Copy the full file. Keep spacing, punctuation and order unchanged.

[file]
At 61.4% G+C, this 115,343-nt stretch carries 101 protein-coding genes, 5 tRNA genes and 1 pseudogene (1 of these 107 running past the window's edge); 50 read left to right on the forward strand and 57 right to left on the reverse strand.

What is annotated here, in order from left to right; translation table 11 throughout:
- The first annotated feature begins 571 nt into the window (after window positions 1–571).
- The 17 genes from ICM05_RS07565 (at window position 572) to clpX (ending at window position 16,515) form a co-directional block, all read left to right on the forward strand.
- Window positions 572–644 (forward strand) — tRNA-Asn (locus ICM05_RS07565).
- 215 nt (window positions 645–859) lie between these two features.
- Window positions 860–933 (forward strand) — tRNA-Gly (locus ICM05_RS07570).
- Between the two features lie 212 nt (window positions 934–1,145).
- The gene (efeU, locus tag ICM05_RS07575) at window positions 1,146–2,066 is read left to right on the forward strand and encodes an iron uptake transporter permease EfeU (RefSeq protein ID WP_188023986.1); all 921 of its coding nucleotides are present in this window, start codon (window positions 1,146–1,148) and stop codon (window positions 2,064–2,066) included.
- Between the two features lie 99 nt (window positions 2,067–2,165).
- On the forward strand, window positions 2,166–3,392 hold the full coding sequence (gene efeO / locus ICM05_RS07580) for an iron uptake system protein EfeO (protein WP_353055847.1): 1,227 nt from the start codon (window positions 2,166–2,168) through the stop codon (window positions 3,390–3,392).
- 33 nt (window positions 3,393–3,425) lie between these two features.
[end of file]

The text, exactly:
At 61.4% G+C, this 115,343-nt stretch carries 101 protein-coding genes, 5 tRNA genes and 1 pseudogene (1 of these 107 running past the window's edge); 50 read left to right on the forward strand and 57 right to left on the reverse strand.

What is annotated here, in order from left to right; translation table 11 throughout:
- The first annotated feature begins 571 nt into the window (after window positions 1–571).
- The 17 genes from ICM05_RS07565 (at window position 572) to clpX (ending at window position 16,515) form a co-directional block, all read left to right on the forward strand.
- Window positions 572–644 (forward strand) — tRNA-Asn (locus ICM05_RS07565).
- 215 nt (window positions 645–859) lie between these two features.
- Window positions 860–933 (forward strand) — tRNA-Gly (locus ICM05_RS07570).
- Between the two features lie 212 nt (window positions 934–1,145).
- The gene (efeU, locus tag ICM05_RS07575) at window positions 1,146–2,066 is read left to right on the forward strand and encodes an iron uptake transporter permease EfeU (RefSeq protein ID WP_188023986.1); all 921 of its coding nucleotides are present in this window, start codon (window positions 1,146–1,148) and stop codon (window positions 2,064–2,066) included.
- Between the two features lie 99 nt (window positions 2,067–2,165).
- On the forward strand, window positions 2,166–3,392 hold the full coding sequence (gene efeO / locus ICM05_RS07580) for an iron uptake system protein EfeO (protein WP_353055847.1): 1,227 nt from the start codon (window positions 2,166–2,168) through the stop codon (window positions 3,390–3,392).
- 33 nt (window positions 3,393–3,425) lie between these two features.